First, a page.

Long Island University had no chance versus WVU. The Sharks were outmatched and trailing literally from the first play of the game. With one of the biggest games of Neal Brown’s tenure approaching next week versus Virginia Tech, the Mountaineers still have plenty of questions to answer about the offense. Was there any useful information we can extract from the game versus LIU?
First let’s address the hottest topic, the quarterback situation. The Eers offense had 12 possessions in the game: Doege called the signals for six drives, Greene led four drives, and Crowder took over the final two. While I found it odd for Doege to lead so many drives, one explanation could be that Brown wanted to see him in different scenarios like the final drive of the half or the quick change after a turnover.
Predicted Points Added (PPA) is a metric that can be used to estimate how many points each individual play contributes. This metric takes into account the down, distance, and yard line. For example, a 3 yard gain on 3rd and 2 yields a much higher PPA than a 3 yard gain on a 3rd and 10. Below you can find the PPA per play for both Doege and Greene’s drives. DISCLAIMER: The benches basically were cleared during this game so the talent level surrounding the QBs could be wildly different between drives. Take these numbers with an enormous grain of salt.
What stands out here to me is Greene’s lack of passing plays. Greene improvised on several designed passes, something that HCNB was not overly happy with based on his post-game presser. Greene danced all over Long Island when he scrambled, but I personally would have preferred to see him in the pocket a little more so we could better evaluate his passing abilities. Doege topped Greene in both PPA/play and PPA/passing play, though due to the opponent and circumstances these numbers may or may not indicate such a large difference between the two QBs.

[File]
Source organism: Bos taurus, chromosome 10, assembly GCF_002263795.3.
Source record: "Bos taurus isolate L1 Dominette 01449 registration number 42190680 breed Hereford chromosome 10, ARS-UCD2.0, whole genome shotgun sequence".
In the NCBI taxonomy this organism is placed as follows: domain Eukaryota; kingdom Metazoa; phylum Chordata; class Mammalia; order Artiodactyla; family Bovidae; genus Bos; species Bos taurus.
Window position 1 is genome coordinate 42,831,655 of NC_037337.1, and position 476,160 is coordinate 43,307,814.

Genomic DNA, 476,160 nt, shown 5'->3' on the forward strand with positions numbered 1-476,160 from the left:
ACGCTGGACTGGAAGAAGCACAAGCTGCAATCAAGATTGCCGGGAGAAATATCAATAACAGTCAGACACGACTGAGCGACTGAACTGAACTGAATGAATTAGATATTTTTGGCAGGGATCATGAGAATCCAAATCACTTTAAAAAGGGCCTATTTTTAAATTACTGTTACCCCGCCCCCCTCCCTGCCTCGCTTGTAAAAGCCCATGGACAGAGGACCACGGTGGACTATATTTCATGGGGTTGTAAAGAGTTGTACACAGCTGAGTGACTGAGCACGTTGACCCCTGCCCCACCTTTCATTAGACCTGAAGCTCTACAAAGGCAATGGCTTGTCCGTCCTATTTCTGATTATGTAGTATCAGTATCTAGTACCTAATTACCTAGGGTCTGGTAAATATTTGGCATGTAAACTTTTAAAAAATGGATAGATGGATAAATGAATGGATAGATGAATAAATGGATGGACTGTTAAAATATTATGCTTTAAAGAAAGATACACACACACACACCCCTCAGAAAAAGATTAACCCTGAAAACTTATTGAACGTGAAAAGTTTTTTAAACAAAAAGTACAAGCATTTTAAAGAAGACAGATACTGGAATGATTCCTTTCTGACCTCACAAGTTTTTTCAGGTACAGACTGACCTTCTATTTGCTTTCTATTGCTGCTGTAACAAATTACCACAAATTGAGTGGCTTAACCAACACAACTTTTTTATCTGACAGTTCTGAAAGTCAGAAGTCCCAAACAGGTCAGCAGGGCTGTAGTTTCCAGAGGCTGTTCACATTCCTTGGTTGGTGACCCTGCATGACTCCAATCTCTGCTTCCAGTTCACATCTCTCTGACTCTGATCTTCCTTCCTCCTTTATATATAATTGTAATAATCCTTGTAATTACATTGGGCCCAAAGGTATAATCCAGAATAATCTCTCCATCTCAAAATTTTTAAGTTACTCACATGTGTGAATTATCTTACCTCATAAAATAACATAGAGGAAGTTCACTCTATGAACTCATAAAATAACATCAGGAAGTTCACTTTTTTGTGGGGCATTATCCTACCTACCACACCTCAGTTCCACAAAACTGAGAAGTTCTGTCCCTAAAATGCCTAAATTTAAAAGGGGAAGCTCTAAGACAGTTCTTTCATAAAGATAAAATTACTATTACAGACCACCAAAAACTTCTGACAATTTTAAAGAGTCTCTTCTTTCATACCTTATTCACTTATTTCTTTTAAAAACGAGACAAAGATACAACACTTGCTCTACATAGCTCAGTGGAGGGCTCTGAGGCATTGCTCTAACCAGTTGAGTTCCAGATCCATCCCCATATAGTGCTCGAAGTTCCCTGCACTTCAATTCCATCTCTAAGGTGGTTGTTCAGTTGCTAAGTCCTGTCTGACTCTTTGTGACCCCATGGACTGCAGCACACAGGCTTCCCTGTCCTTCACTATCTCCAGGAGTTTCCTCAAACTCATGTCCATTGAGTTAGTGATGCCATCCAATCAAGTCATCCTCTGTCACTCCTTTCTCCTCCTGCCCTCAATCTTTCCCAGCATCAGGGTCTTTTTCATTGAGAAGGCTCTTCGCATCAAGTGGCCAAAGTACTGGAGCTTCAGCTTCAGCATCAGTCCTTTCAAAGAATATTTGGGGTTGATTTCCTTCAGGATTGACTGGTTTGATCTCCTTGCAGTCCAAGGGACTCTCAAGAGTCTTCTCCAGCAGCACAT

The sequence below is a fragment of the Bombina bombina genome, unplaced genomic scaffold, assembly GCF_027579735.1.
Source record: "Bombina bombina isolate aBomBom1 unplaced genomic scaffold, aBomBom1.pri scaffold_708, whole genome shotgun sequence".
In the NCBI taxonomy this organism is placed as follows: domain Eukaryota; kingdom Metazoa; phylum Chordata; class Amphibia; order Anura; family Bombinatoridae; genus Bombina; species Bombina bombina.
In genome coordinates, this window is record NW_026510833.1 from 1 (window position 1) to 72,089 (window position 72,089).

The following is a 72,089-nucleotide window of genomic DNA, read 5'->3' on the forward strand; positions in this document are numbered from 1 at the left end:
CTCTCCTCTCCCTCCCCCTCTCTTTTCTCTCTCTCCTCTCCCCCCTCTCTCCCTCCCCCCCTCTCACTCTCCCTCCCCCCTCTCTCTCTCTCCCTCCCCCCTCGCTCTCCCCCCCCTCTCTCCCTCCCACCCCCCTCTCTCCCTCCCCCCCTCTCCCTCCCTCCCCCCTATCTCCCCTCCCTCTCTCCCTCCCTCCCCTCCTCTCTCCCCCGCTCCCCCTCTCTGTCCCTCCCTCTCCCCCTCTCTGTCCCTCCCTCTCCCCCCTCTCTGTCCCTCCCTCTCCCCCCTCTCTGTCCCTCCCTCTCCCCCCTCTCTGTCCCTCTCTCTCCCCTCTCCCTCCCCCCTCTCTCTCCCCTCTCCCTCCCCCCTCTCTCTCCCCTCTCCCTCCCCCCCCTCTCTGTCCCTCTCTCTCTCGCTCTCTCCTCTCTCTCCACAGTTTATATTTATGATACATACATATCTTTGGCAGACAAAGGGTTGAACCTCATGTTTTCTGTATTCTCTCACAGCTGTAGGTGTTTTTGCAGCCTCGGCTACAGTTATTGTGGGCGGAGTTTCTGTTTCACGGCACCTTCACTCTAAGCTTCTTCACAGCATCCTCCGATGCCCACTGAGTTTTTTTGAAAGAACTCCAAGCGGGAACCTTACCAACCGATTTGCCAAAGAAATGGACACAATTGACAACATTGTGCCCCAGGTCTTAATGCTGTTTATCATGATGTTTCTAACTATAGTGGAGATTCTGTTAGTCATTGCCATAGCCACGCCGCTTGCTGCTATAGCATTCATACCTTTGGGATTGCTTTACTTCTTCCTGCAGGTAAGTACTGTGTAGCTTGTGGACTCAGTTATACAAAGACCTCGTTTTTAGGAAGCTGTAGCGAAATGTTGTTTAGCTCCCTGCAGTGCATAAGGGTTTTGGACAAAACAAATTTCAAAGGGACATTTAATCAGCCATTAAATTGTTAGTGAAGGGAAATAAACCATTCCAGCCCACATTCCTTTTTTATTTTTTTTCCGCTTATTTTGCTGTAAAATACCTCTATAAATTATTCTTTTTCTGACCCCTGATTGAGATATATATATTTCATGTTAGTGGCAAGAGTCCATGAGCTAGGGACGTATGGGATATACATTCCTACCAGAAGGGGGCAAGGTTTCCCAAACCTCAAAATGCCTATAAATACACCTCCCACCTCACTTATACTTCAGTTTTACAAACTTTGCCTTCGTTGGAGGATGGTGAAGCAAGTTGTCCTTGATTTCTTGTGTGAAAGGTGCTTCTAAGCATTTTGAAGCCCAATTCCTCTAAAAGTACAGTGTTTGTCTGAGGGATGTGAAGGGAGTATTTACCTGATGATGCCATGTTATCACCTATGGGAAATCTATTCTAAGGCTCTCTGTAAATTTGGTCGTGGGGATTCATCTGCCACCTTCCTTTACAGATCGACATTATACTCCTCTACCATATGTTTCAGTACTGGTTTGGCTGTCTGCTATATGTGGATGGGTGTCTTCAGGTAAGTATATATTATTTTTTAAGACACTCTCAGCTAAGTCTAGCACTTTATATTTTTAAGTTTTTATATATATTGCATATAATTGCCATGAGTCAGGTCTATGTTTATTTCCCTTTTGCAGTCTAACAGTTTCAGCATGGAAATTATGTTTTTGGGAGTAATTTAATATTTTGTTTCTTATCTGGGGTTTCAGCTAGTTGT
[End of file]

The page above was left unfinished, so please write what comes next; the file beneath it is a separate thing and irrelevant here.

Another concern with the offense is the running game. As @NiteStare pointed out, during the last half of the Maryland game and the first half of the LIU game, Leddie Brown rushed 20 times for only 41 yards. In the LIU game, WVU had only three “explosive” plays on the ground, two of which were runs by Garrett Greene and the other was a Jarret Doege scramble. In 37 rushes by WVU running backs, no play went for 12 or more yards. If the Mountaineers can’t show evidence of a respectable running game versus Long Island University, it’s difficult to believe they can do it versus Virginia Tech or the Big 12. Garrett Greene had nearly half of the team’s rushing yards (98 of 198) and also had the longest run on the day of 25 yards. Mark me down as moderately to severely worried about the running game.
As far as defense, I don’t think much useful information can be extracted from the LIU game. Everyone with a pair of shoulder pads made it into this game with a comical 32 players showing up on the Mountaineers’ defensive stat sheet. The only concern I can mention is that the Mountaineers only forced one turnover, but with the amount of youth that played in this game, I’m not overly worried. All in all, zero points were allowed, so no complaints here.
The Virginia Tech game is going to reveal a lot about where this team is really at. Was the Maryland performance closer to the floor, the ceiling, or the average of what this team is capable of? I’ll be paying extra attention to our ability to run the ball early versus Virginia Tech as that could dictate the flow of our offense. I really don’t want to see this offense get behind early and feel the need to abandon the run.
As for the QB situation, my stance is this: both Doege and Greene should see the field versus VT. Doege should be running the majority of the offense, but I’m ready for some RPO Greene packages to add a new wrinkle, especially in the redzone. Keep VT off balance and don’t be so predictable (like a Doege read-option).